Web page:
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Linking Young Minds Together
       Volume 6 | Issue 11 | March 18, 2012 |


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Extra Credit

Where have all the Projectors Gone?

Sabhanaz Rashid Diya

Photo Credit: Zabir Hasan

As the floor mama insisted on switching off the multimedia projector, students were queuing in front of the computer, hurriedly plugging in their pen drives and copying the week's lecture. I pushed past the queue in hopes of getting my USB drive plugged in I had another class to catch and was not sure whether I had enough space left to store another PowerPoint presentation. At the epitome of a said digital revolution, pen drives seem to be a fundamental tool of a student and PowerPoint slides represented the arc of changing times and modern technology. While elbowing fellow inmates, I tried recalling the times when lectures were merely hours of ranting and for the few tech-interested lecturers, encompassed a couple of manual slides on an overhead projector. Today, thanks to the call of a globalised world, a multimedia projector and the flight of USB drives symbolised a modern classroom via which, again thanks to technology, education has suddenly become more interactive.

The projector phenomenon steals attention from more pressing issues. The inclusion of technology or tech-savvy practices within classrooms, and the age old debate on who needs to adapt existing infrastructures or new discoveries. How can we use technology to make education more substantial, more interactive, more intuitive and essentially, more effective?

Photo Credit: Zabir Hasan

Over recent years, several interesting things have happened across the globe, which exemplify significant implementation of new media and technology to bring changes in the education system. The Khan Academy, one of the most discussed trends in this regard, introduced free online videos where textbook topics and subjects were taught on a virtual blackboard in the form of storytelling. Although similar things were already being used by MIT and Stanford, Khan Academy took virtual learning to a new level by covering topics ranging from elementary school to postgraduate courses. Think.com allowed teachers and students to collaborate on project ideas on a password-protected, internet-powered virtual space, while Diigo acted as an online notebook when researching with our resident best friend, Google. Glovico.org allowed students to learn new languages by setting up video classes (video conferencing) with native speakers of the language across the globe. In addition, papers have been repeatedly published to show how social networking and online gaming can have a positive impact on cognitive learning and essentially an evolution of the human mind versus the so-called revolution.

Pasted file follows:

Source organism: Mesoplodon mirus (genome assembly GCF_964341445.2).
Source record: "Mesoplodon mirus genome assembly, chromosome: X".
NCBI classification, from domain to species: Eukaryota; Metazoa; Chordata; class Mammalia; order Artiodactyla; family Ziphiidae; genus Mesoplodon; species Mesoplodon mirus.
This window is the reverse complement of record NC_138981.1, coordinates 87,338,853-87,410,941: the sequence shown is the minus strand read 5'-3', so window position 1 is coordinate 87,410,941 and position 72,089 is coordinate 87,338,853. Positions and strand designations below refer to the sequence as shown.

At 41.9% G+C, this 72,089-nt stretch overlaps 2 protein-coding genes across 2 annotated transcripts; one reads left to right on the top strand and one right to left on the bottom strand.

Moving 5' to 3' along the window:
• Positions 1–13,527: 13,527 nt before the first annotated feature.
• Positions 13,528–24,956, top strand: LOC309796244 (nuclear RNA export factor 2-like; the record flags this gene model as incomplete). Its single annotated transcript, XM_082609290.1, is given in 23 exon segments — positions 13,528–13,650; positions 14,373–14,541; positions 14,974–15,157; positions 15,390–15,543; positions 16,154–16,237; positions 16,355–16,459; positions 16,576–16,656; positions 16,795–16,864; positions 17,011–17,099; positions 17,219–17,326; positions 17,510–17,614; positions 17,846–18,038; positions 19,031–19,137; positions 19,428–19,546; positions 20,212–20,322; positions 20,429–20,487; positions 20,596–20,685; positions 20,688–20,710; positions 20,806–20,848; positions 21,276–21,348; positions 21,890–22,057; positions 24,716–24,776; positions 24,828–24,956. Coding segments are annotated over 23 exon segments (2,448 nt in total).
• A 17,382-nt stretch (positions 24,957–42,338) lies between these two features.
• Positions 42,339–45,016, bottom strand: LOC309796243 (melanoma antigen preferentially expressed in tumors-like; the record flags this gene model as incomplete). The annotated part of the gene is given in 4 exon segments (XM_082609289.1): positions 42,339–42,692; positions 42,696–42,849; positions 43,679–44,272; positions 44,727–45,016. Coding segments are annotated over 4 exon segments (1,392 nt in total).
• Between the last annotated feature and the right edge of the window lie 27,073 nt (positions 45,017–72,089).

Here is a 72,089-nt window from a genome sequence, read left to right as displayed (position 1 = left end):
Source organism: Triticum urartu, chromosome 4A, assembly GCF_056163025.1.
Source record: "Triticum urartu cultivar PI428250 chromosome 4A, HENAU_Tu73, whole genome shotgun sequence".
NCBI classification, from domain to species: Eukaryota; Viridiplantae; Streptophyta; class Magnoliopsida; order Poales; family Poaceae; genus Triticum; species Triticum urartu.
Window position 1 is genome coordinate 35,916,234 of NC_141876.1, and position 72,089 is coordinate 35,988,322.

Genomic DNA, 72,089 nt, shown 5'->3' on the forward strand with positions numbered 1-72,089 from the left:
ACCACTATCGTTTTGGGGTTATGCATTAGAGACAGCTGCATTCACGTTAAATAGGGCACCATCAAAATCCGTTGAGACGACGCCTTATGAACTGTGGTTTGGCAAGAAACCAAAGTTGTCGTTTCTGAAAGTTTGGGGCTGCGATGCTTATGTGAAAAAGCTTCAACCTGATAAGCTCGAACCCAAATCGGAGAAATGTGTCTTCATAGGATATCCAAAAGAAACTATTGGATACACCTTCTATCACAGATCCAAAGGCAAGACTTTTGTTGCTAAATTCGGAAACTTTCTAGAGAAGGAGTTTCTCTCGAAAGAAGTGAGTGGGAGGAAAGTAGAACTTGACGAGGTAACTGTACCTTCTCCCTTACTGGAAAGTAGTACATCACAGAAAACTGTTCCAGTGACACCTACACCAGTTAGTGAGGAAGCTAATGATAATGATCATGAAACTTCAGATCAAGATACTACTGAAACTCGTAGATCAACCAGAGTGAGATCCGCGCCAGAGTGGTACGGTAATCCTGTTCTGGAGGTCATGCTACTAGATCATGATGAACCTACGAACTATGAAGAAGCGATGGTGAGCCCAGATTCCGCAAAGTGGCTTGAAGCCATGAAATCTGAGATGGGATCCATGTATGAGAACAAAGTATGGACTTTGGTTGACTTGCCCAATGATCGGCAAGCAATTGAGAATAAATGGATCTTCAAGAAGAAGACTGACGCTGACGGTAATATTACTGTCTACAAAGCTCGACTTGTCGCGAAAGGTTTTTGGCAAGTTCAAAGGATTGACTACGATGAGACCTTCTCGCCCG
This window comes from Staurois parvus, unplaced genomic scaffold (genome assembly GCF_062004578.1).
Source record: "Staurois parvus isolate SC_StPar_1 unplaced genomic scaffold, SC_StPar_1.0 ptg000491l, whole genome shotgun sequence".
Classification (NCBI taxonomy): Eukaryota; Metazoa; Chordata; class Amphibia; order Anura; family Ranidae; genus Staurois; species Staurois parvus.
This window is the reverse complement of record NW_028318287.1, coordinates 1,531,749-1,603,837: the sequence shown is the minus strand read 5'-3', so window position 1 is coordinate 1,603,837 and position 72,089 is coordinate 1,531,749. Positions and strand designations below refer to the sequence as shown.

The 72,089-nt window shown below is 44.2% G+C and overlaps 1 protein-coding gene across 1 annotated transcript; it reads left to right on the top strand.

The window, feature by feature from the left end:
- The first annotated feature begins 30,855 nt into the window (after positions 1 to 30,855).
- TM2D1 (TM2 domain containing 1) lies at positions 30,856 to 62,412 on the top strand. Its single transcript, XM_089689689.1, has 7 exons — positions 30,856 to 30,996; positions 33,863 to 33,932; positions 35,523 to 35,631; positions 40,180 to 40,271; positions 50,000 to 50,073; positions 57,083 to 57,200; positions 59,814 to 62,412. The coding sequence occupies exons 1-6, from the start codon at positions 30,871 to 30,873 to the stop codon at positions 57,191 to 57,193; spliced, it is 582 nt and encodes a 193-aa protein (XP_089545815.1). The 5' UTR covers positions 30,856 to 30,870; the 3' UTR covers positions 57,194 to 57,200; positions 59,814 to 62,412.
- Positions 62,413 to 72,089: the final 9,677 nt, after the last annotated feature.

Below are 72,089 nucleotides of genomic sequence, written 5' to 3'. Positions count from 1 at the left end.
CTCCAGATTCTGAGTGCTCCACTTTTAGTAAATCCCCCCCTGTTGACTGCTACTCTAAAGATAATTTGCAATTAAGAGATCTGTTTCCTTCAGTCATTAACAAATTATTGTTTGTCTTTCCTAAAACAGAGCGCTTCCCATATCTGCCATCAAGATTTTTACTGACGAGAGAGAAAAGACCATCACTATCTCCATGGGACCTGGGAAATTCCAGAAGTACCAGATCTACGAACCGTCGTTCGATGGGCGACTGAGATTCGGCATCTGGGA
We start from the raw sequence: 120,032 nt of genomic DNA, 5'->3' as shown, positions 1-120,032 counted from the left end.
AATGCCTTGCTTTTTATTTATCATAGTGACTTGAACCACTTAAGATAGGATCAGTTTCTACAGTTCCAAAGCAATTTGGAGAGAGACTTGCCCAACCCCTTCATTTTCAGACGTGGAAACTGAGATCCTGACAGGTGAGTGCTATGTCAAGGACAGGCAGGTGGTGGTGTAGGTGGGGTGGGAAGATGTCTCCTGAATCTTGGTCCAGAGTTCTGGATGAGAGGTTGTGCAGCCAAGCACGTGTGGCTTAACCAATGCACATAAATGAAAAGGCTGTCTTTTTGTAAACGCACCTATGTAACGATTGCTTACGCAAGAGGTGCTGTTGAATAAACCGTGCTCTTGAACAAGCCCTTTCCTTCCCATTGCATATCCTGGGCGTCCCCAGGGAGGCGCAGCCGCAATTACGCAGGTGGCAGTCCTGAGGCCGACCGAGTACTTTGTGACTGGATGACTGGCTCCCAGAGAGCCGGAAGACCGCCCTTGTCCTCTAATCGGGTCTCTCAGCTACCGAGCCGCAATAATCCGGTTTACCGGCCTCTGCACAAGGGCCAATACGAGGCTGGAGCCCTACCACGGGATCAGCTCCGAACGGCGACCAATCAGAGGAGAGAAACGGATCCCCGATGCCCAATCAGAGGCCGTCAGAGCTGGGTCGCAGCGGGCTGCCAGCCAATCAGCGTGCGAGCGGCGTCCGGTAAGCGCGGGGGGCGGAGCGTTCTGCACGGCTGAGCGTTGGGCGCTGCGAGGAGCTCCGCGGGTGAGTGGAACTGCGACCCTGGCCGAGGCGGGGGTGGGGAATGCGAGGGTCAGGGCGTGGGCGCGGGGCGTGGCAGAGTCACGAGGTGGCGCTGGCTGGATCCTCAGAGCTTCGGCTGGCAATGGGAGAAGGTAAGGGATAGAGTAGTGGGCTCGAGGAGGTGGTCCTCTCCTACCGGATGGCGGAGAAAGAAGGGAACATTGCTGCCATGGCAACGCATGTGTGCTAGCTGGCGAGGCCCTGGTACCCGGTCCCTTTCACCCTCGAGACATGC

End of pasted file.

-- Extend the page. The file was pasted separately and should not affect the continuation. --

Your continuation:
However, for an economy that has yet to guarantee fast internet at affordable prices, the merits of the aforementioned resources may just as well be limited to the wealthy few. While many universities have installed wireless internet (that often requires students to queue outside the media and web department to get their laptops configured) within their premises, its true independence and sheer learning power of the Internet are yet to be explored. Classrooms are still limited to PowerPoint slides and photocopied lecture sheets; perhaps in some cases, a few case studies from online versions of The Economist or New York Times or exposure to Youtube videos or a seductive affair with Wikipedia. What is missing from the picture is an overall physical presence of technology to not only do things outside the classrooms, but simultaneously create more opportunities and self-learning within the classrooms. As opposed to multimedia projectors, simple adjustments like emailing assignments, creating a Google document for group projects, using Facebook for focus-group discussions and announcements and restructuring lectures to take the form of stories and interpersonal learning through Wiki-powered virtual forums can together create a more innovative and low-bandwidth friendly environment for tech-supported learning.

The modern times demand infrastructural changes. Many local universities now post administrative notices online, allow students to register for courses from their home computers, create opportunities for parents to monitor course results on a password-protected website and so on. Some teachers even email lecture sheets or text students on class schedules! While such improvements may seem slow and almost trivial, the shifting curves of tech-supported classroom practices are already in motion. What needs to be done is ensure quality internet services, functional computer labs for students and a digital archive that inspires research beyond what will appear in examinations. Projectors may as well be the first step for multimedia supported learning, but in the absence of adequate teacher training and an attitude change in the process of learning, PowerPoint slides can merely replace cheating notes. The 21st Century demands projectors to be made obsolete, and self tutored learning to be powered through more interactive and open minded classroom practices.

(Sabhanaz Rashid Diya is a major in Media and Communication at Independent University, Bangladesh and founder of the nonprofit youth organization, the One Degree Initiative Foundation.)


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